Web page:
• Piedmont Rising

North Carolinians: “I don’t know that I’ll be able to make my bills or buy enough food.”


July 14, 2020

North Carolinians: “I don’t know that I’ll be able to make my bills or buy enough food.”

Less Than Two Weeks Until Unemployment is Cut, But Senators Tillis and Burr Still Refuse to Help Struggling North Carolinians

Raleigh, N.C. - North Carolinians who have lost jobs because of the pandemic are facing the prospect of being unable to pay bills or afford food when expanded federal unemployment insurance expires less than two weeks from now. If federal unemployment insurance is cut, average weekly payments in North Carolina will drop from $877 to just $277. Thanks to cuts to North Carolina’s state unemployment system made in 2013 by then-House Speaker Thom Tillis, North Carolina is already “the worst state to be unemployed” with some of the lowest state unemployment payments in the nation.

Earlier this month, Senator Tillis said that extending federal $600 weekly payments beyond July 31 may “make the problem worse.” Senator Richard Burr has refused to comment.

“If Senator Tillis and Senator Burr do not act to extend federal unemployment insurance, they will be robbing struggling North Carolinians of their ability to pay for food, housing, health care, and other basic living expenses,” said Piedmont Rising Executive Director Casey Wilkinson. “Because of the on-going pandemic, hundreds of thousands of North Carolinians are still facing the worst economic circumstances of their lives, and forcing them to take another pay cut would be devastating. Tillis and Burr must commit to extending expanded federal unemployment insurance beyond July.”

More from Bloomberg News:

Raven Gilbert used to manage the bar at Hunter House & Gardens, a wedding and event venue in Huntersville, North Carolina, before she was laid off in March. She said she didn’t qualify for regular state jobless benefits but was able to get PUA.

Even with the $600 weekly bonus, the sum falls short of what she was making earlier this year. Though she hopes her job will become available again, she’s been looking for a new job but bars are still closed and restaurants are operating at reduced capacity. Without the extra unemployment benefit, she qualifies for just $134 a week in government aid.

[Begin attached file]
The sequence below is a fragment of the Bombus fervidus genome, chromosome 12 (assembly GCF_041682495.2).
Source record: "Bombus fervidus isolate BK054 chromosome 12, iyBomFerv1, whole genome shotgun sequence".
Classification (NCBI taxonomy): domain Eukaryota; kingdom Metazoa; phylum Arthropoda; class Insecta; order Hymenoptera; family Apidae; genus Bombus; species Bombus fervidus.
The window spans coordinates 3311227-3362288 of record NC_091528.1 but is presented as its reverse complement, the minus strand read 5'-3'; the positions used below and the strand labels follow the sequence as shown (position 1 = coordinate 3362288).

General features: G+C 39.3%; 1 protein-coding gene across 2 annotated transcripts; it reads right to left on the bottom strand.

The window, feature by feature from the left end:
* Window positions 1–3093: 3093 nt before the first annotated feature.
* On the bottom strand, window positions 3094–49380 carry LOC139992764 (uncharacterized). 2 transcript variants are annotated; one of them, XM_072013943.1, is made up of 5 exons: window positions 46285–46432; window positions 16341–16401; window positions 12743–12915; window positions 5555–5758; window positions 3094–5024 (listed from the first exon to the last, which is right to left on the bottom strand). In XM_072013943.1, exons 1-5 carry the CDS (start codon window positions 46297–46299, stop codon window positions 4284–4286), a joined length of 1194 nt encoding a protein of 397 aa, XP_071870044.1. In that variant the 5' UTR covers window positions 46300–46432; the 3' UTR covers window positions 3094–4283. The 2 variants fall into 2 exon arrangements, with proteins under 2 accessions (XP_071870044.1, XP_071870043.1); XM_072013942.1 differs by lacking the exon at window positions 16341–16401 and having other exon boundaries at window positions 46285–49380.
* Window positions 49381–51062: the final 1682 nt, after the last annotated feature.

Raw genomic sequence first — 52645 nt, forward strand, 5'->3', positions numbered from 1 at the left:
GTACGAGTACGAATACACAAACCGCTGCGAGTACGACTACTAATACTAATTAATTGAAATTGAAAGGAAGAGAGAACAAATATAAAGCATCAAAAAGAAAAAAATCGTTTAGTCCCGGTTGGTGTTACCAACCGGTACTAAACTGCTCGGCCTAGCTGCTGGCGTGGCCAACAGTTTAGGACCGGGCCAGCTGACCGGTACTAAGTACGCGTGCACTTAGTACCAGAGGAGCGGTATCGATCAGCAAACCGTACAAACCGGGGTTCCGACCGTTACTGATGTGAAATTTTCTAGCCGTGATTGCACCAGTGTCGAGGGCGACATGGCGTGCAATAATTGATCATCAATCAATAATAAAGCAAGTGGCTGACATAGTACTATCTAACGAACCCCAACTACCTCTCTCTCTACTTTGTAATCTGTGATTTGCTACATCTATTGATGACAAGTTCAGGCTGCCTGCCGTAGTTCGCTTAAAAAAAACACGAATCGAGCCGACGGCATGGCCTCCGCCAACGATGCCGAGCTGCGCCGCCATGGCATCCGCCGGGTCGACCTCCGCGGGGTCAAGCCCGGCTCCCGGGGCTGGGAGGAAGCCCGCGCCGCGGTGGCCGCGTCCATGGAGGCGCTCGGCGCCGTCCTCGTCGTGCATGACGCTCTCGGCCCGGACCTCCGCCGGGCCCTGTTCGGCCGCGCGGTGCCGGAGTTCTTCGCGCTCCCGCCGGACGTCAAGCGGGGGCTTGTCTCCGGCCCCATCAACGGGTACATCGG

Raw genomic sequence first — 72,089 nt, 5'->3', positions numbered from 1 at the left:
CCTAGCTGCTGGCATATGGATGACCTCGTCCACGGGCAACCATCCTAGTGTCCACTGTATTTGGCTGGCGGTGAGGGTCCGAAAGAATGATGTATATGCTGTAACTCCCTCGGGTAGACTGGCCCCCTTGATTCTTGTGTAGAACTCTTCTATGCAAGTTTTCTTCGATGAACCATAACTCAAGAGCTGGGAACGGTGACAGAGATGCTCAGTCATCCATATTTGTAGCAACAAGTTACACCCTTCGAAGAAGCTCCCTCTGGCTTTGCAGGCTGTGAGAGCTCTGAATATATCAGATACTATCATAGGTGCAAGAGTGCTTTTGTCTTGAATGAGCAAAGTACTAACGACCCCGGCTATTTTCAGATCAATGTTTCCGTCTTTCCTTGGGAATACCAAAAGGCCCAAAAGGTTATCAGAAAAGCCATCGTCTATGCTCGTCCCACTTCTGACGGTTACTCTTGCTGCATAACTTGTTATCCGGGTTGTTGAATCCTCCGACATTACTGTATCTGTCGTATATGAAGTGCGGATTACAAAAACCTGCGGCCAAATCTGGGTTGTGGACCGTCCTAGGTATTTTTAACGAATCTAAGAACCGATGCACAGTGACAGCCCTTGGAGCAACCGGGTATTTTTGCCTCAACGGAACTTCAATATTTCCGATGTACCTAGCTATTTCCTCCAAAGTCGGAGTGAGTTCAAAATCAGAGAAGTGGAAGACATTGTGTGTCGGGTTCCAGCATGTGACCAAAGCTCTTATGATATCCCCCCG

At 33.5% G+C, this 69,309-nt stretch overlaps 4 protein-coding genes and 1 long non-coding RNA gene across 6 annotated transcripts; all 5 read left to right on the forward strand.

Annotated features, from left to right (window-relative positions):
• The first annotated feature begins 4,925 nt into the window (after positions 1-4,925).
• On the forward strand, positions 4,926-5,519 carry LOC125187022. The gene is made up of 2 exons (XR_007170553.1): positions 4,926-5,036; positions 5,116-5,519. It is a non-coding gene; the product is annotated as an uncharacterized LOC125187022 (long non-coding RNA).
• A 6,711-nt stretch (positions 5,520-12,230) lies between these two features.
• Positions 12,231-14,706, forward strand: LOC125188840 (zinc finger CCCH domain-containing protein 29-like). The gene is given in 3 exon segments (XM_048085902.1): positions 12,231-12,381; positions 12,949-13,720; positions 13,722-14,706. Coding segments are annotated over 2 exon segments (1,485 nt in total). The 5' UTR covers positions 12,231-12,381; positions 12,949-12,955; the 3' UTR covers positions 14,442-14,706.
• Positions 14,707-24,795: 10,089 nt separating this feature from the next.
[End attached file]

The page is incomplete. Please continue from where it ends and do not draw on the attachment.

“I don’t know what will happen,” Gilbert said. “I don’t know that I’ll be able to make my bills or buy enough food.”


9 views0 comments

Recent Posts

See All
Contact Us
Connect with us

© 2019 by Piedmont Rising. Read our privacy policy.


Paid for by Piedmont Rising, Not authorized by any candidate or candidate's committee.

Piedmont Rising is a North Carolina nonprofit corporation. All contributions received will be used to further the mission of Piedmont Rising, which is to educate and engage the public and advocate for public policy issues in order to promote social welfare, consistent with section 501(c)(4) of the Internal Revenue Code.​ Piedmont Rising intends to make communications expressly advocating the election or defeat of candidates for federal office. Please note that Piedmont Rising may be required to disclose the name, address, employer, occupation, and amount contributed by its donors on reports filed with the Federal Election Commission required for such communications. 


Contributions or gifts to Piedmont Rising are not tax-deductible as charitable contributions or as business expenses under IRC Section 162(e). Financial and other information about Piedmont Rising’s purpose, programs, and activities can be obtained by writing to Piedmont Rising, 311 New Bern Ave, PO Box 26628, Raleigh, NC 27611, or by calling (919) 410-8415. For purposes of North Carolina, Financial information about this organization and a copy of its license are available from the State Solicitation Licensing Branch at (888) 830-4989 or (919) 807-2214. The license is not an endorsement by the State.

  • Black Facebook Icon
  • Black Twitter Icon